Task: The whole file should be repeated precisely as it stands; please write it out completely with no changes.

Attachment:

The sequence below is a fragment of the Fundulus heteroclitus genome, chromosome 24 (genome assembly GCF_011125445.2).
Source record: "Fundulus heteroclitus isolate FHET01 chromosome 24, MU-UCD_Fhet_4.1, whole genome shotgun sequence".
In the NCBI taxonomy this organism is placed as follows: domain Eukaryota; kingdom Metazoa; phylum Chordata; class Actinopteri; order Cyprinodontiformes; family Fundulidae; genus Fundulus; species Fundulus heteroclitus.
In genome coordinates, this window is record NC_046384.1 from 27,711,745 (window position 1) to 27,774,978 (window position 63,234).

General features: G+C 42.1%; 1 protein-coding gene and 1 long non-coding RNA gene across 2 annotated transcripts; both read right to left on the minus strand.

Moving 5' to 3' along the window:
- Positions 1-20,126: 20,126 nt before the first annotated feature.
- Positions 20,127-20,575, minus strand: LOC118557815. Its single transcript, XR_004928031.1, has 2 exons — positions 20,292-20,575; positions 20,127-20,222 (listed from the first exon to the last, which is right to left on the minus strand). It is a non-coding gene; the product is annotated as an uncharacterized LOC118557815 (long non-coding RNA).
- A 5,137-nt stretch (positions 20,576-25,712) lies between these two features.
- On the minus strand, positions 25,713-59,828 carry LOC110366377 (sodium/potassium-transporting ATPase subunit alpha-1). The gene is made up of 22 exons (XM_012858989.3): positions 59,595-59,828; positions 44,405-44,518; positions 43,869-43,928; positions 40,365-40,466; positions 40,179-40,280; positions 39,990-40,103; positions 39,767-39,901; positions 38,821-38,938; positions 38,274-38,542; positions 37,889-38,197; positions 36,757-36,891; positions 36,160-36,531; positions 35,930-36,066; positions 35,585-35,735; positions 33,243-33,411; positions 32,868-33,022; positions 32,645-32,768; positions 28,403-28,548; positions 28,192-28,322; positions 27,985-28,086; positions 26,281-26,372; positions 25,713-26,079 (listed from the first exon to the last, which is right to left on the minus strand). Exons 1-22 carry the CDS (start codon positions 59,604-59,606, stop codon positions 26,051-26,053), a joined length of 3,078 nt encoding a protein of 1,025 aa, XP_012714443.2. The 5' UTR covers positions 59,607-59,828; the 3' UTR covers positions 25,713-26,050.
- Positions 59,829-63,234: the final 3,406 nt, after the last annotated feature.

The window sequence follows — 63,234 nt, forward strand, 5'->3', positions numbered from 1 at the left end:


The sequence below is a fragment of the Fundulus heteroclitus genome, chromosome 24 (genome assembly GCF_011125445.2).
Source record: "Fundulus heteroclitus isolate FHET01 chromosome 24, MU-UCD_Fhet_4.1, whole genome shotgun sequence".
In the NCBI taxonomy this organism is placed as follows: domain Eukaryota; kingdom Metazoa; phylum Chordata; class Actinopteri; order Cyprinodontiformes; family Fundulidae; genus Fundulus; species Fundulus heteroclitus.
In genome coordinates, this window is record NC_046384.1 from 27,711,745 (window position 1) to 27,774,978 (window position 63,234).

General features: G+C 42.1%; 1 protein-coding gene and 1 long non-coding RNA gene across 2 annotated transcripts; both read right to left on the minus strand.

Moving 5' to 3' along the window:
- Positions 1-20,126: 20,126 nt before the first annotated feature.
- Positions 20,127-20,575, minus strand: LOC118557815. Its single transcript, XR_004928031.1, has 2 exons — positions 20,292-20,575; positions 20,127-20,222 (listed from the first exon to the last, which is right to left on the minus strand). It is a non-coding gene; the product is annotated as an uncharacterized LOC118557815 (long non-coding RNA).
- A 5,137-nt stretch (positions 20,576-25,712) lies between these two features.
- On the minus strand, positions 25,713-59,828 carry LOC110366377 (sodium/potassium-transporting ATPase subunit alpha-1). The gene is made up of 22 exons (XM_012858989.3): positions 59,595-59,828; positions 44,405-44,518; positions 43,869-43,928; positions 40,365-40,466; positions 40,179-40,280; positions 39,990-40,103; positions 39,767-39,901; positions 38,821-38,938; positions 38,274-38,542; positions 37,889-38,197; positions 36,757-36,891; positions 36,160-36,531; positions 35,930-36,066; positions 35,585-35,735; positions 33,243-33,411; positions 32,868-33,022; positions 32,645-32,768; positions 28,403-28,548; positions 28,192-28,322; positions 27,985-28,086; positions 26,281-26,372; positions 25,713-26,079 (listed from the first exon to the last, which is right to left on the minus strand). Exons 1-22 carry the CDS (start codon positions 59,604-59,606, stop codon positions 26,051-26,053), a joined length of 3,078 nt encoding a protein of 1,025 aa, XP_012714443.2. The 5' UTR covers positions 59,607-59,828; the 3' UTR covers positions 25,713-26,050.
- Positions 59,829-63,234: the final 3,406 nt, after the last annotated feature.

The window sequence follows — 63,234 nt, forward strand, 5'->3', positions numbered from 1 at the left end: